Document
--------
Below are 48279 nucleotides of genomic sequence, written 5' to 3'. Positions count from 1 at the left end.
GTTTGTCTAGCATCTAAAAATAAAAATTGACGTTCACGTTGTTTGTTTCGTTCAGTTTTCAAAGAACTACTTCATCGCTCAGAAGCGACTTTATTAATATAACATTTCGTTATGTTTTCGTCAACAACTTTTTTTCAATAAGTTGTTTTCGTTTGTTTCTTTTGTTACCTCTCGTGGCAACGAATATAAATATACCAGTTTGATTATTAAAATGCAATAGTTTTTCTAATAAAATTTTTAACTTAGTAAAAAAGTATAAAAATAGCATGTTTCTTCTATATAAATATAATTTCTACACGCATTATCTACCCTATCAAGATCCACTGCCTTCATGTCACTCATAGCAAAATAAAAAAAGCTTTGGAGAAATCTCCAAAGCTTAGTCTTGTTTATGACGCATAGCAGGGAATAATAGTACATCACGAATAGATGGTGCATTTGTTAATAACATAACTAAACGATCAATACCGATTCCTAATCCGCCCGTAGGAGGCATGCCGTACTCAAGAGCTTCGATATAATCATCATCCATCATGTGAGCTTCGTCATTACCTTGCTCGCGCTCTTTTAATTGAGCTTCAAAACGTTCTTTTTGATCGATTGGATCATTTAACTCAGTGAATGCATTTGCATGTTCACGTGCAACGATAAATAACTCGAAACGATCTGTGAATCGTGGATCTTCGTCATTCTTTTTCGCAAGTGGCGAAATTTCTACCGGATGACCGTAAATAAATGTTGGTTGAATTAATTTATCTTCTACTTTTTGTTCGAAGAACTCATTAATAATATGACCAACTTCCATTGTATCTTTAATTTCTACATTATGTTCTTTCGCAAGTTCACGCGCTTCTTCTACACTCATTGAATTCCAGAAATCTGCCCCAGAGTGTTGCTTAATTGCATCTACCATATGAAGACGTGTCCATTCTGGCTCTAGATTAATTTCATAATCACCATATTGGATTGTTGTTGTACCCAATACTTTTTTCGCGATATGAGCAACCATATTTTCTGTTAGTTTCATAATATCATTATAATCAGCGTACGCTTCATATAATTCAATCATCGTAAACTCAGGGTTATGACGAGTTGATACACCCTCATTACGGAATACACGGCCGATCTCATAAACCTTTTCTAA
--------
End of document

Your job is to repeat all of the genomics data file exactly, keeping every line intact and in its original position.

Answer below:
Below are 48279 nucleotides of genomic sequence, written 5' to 3'. Positions count from 1 at the left end.
GTTTGTCTAGCATCTAAAAATAAAAATTGACGTTCACGTTGTTTGTTTCGTTCAGTTTTCAAAGAACTACTTCATCGCTCAGAAGCGACTTTATTAATATAACATTTCGTTATGTTTTCGTCAACAACTTTTTTTCAATAAGTTGTTTTCGTTTGTTTCTTTTGTTACCTCTCGTGGCAACGAATATAAATATACCAGTTTGATTATTAAAATGCAATAGTTTTTCTAATAAAATTTTTAACTTAGTAAAAAAGTATAAAAATAGCATGTTTCTTCTATATAAATATAATTTCTACACGCATTATCTACCCTATCAAGATCCACTGCCTTCATGTCACTCATAGCAAAATAAAAAAAGCTTTGGAGAAATCTCCAAAGCTTAGTCTTGTTTATGACGCATAGCAGGGAATAATAGTACATCACGAATAGATGGTGCATTTGTTAATAACATAACTAAACGATCAATACCGATTCCTAATCCGCCCGTAGGAGGCATGCCGTACTCAAGAGCTTCGATATAATCATCATCCATCATGTGAGCTTCGTCATTACCTTGCTCGCGCTCTTTTAATTGAGCTTCAAAACGTTCTTTTTGATCGATTGGATCATTTAACTCAGTGAATGCATTTGCATGTTCACGTGCAACGATAAATAACTCGAAACGATCTGTGAATCGTGGATCTTCGTCATTCTTTTTCGCAAGTGGCGAAATTTCTACCGGATGACCGTAAATAAATGTTGGTTGAATTAATTTATCTTCTACTTTTTGTTCGAAGAACTCATTAATAATATGACCAACTTCCATTGTATCTTTAATTTCTACATTATGTTCTTTCGCAAGTTCACGCGCTTCTTCTACACTCATTGAATTCCAGAAATCTGCCCCAGAGTGTTGCTTAATTGCATCTACCATATGAAGACGTGTCCATTCTGGCTCTAGATTAATTTCATAATCACCATATTGGATTGTTGTTGTACCCAATACTTTTTTCGCGATATGAGCAACCATATTTTCTGTTAGTTTCATAATATCATTATAATCAGCGTACGCTTCATATAATTCAATCATCGTAAACTCAGGGTTATGACGAGTTGATACACCCTCATTACGGAATACACGGCCGATCTCATAAACCTTTTCTAA